The series hinted at something happening during the winter and for all intents and purposes winter has passed. Spring doesn't begin for another two weeks but the offseason is effectively over. Testing has been going on across the country. Teams have been at Sebring, Barber and Laguna Seca. Drivers have been preparing for the physical race car. The season opener is still six weeks away, but the time is up for scheduling virtual events.
This feels like a missed opportunity for IndyCar. It had all of November and December to make a plan for 2021. I am not saying it needed a six-week or an eight-week series, but it could have laid out a plan for an occasional event, something before the season to get back on the radar and have fun with it.
For a series that's frequent weakness is its offseason being too long, an iRacing series with two or three events before the first race of the season would be a great way for IndyCar to remind people it exists before the season began. The iRacing events could promote the drivers that have switched teams, joined the series and preview what is to come in the new season. It would be another chance to expose the drivers to the audience and perhaps create an unlikely fan favorite.
Let's not forget that in the IndyCar iRacing events last year we got to see Robert Wickens return to competition and bring a smile to the face of everyone. We saw Jimmie Johnson and Scott McLaughlin both compete in what essentially turned into prologue for their switches to regular IndyCar competition. Dale Earnhardt, Jr. and Kyle Busch each were guest drivers for a race. Lando Norris ran two races, won one of them and was a major storyline in the other. These events exposed people who otherwise might not have considered watching an IndyCar-sanctioned event to the series and perhaps some continued watching in 2020 or will watch more in 2021 now that Johnson and McLaughlin will be dedicated to the series.
IndyCar already doesn't maximize the window it has given itself (American football offseason) for events. This is a chance to have more events without having to haggle over $1.5 million or $2 million for a sanctioning fee from a racetrack and it doesn't cost the teams anything in travel or crash damage.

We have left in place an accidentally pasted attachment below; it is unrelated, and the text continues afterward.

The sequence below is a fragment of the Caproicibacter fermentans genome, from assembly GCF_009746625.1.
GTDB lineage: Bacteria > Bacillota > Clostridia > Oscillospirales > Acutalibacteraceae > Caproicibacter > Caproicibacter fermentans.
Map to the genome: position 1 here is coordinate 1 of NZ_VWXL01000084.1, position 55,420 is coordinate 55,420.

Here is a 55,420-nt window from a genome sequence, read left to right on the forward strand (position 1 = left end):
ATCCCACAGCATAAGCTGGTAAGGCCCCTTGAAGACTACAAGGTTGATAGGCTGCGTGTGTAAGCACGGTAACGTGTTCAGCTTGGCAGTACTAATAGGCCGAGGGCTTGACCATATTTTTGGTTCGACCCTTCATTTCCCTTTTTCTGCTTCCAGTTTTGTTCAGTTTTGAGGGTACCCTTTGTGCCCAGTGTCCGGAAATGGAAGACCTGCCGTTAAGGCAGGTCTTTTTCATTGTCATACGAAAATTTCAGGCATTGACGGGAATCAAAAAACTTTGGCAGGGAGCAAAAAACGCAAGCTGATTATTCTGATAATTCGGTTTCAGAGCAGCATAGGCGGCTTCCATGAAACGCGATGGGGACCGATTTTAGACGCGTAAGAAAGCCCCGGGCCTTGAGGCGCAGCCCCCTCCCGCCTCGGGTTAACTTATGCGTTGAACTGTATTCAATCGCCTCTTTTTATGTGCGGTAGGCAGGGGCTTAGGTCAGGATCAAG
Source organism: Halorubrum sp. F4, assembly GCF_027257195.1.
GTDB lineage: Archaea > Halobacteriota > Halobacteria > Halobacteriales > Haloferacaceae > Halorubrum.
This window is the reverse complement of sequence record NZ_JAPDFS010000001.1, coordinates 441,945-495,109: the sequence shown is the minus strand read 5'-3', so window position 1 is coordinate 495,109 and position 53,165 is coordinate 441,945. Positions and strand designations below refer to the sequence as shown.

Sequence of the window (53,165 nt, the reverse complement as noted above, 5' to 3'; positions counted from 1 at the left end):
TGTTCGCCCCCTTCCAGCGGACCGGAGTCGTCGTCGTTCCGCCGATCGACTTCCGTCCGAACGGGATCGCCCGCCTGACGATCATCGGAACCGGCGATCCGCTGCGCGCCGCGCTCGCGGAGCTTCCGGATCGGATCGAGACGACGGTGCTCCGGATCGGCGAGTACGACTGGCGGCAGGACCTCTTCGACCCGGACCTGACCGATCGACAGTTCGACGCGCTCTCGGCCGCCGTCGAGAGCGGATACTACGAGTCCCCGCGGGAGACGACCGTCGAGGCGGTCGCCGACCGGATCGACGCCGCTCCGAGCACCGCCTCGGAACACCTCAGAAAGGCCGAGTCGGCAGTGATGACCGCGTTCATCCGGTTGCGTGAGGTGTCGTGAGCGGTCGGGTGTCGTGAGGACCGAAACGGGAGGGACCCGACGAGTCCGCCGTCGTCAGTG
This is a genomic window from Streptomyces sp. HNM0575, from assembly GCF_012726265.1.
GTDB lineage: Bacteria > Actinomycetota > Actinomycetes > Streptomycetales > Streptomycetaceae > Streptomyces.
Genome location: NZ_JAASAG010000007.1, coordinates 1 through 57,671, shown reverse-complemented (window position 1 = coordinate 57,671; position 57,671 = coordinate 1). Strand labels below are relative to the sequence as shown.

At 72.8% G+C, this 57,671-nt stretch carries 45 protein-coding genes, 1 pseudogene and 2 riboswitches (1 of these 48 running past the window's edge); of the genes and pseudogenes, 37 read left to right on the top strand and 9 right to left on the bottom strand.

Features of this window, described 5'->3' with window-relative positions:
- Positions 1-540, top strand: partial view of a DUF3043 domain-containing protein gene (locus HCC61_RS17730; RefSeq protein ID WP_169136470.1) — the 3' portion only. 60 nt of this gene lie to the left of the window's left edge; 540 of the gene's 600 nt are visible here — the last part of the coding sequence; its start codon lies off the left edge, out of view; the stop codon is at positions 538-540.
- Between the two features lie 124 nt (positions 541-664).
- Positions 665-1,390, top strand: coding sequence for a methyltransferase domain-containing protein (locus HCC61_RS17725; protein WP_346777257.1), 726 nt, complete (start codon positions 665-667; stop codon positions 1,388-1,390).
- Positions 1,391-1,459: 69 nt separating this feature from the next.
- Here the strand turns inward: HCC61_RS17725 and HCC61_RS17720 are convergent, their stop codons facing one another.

Even worse than not having a complementary plan for its drivers and teams is IndyCar hasn't made any progress growing its virtual reach. NASCAR has had a sanctioned iRacing series for the last few years. I know that costs some time and some money but that is an investment worth making for IndyCar to get some of the top simulator drivers interested and involved in IndyCar. It is another avenue for the teams and sponsors, and it is a boat IndyCar cannot afford to miss and it might have just left port.
The last year has been a chance for growth and innovation during a difficult period in different areas. It has been a time to take chances a series otherwise would not have taken. Creating an iRacing series likely isn't free, but it couldn't have been too much of a hit on IndyCar's wallet and it could be something that pays for itself. It had a chance to engage with another audience and that opportunity to make a deeper connection is pretty much gone.
After last year, I think we saw there is healthy balance for an iRacing component for every series. There is a space where the actual drivers and teams can compete and have fun while also having a serious competition that draws interests from the serious gamer. IndyCar engaged beyond its normal base with these events and welcomed in some other top names in the world of motorsports as guests. These events last year were a good thing for IndyCar, even if they provided some rather silly controversies. IndyCar had a chance to leave its impression on the simulator world and embrace it. It failed to do that, and it is a loss IndyCar chose to take.
Winners From the Weekend
You know about Kyle Larson, but did you know...
Eli Tomac won the Supercross race from Daytona, his fifth Daytona victory, and it was his second victory of the season.
A.J. Allmendinger won the NASCAR Grand National Series race from Las Vegas.
The #3 K-PAX Racing Lamborghini of Andrea Caldarelli and Jordan Pepper swept the GT World Challenge America races from Sonoma.
The #4 DXDT Racing Mercedes-AMG of George Kurtz swept the GT America races from Sonoma. The #47 NOLASport Porsche of Matt Travis and Jason Hart swept the GT4 America SprintX races.
Coming Up This Weekend
NASCAR will be in Phoenix.
Supercross returns to competition with its first of three races in Arlington.